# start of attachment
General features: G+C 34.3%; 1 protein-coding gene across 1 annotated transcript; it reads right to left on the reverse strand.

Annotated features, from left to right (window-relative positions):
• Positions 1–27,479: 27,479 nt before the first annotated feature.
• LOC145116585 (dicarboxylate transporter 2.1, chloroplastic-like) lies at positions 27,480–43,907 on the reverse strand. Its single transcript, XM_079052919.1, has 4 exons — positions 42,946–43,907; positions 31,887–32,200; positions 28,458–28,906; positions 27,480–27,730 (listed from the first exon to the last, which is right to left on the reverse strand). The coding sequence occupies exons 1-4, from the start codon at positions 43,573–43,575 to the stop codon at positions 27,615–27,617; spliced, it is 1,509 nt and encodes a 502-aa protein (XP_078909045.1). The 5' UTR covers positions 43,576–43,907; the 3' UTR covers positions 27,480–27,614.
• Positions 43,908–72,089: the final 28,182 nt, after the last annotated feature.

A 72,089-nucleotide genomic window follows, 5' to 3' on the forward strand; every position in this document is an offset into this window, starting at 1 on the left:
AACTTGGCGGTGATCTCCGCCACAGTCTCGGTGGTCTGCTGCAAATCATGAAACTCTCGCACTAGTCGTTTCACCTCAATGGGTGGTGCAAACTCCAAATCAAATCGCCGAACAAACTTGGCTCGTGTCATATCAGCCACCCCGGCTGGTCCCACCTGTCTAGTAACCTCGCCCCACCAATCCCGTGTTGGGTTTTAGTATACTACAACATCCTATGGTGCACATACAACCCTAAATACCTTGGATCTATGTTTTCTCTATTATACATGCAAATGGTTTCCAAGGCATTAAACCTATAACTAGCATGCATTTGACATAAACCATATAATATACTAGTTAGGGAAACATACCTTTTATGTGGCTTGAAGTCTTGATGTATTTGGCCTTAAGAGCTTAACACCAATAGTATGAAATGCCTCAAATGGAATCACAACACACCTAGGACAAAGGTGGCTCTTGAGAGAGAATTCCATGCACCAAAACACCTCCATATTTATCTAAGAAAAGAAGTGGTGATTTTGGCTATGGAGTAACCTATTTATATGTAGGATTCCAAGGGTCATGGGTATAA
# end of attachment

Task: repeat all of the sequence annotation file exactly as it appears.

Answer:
General features: G+C 34.3%; 1 protein-coding gene across 1 annotated transcript; it reads right to left on the reverse strand.

Annotated features, from left to right (window-relative positions):
• Positions 1–27,479: 27,479 nt before the first annotated feature.
• LOC145116585 (dicarboxylate transporter 2.1, chloroplastic-like) lies at positions 27,480–43,907 on the reverse strand. Its single transcript, XM_079052919.1, has 4 exons — positions 42,946–43,907; positions 31,887–32,200; positions 28,458–28,906; positions 27,480–27,730 (listed from the first exon to the last, which is right to left on the reverse strand). The coding sequence occupies exons 1-4, from the start codon at positions 43,573–43,575 to the stop codon at positions 27,615–27,617; spliced, it is 1,509 nt and encodes a 502-aa protein (XP_078909045.1). The 5' UTR covers positions 43,576–43,907; the 3' UTR covers positions 27,480–27,614.
• Positions 43,908–72,089: the final 28,182 nt, after the last annotated feature.

A 72,089-nucleotide genomic window follows, 5' to 3' on the forward strand; every position in this document is an offset into this window, starting at 1 on the left:
AACTTGGCGGTGATCTCCGCCACAGTCTCGGTGGTCTGCTGCAAATCATGAAACTCTCGCACTAGTCGTTTCACCTCAATGGGTGGTGCAAACTCCAAATCAAATCGCCGAACAAACTTGGCTCGTGTCATATCAGCCACCCCGGCTGGTCCCACCTGTCTAGTAACCTCGCCCCACCAATCCCGTGTTGGGTTTTAGTATACTACAACATCCTATGGTGCACATACAACCCTAAATACCTTGGATCTATGTTTTCTCTATTATACATGCAAATGGTTTCCAAGGCATTAAACCTATAACTAGCATGCATTTGACATAAACCATATAATATACTAGTTAGGGAAACATACCTTTTATGTGGCTTGAAGTCTTGATGTATTTGGCCTTAAGAGCTTAACACCAATAGTATGAAATGCCTCAAATGGAATCACAACACACCTAGGACAAAGGTGGCTCTTGAGAGAGAATTCCATGCACCAAAACACCTCCATATTTATCTAAGAAAAGAAGTGGTGATTTTGGCTATGGAGTAACCTATTTATATGTAGGATTCCAAGGGTCATGGGTATAA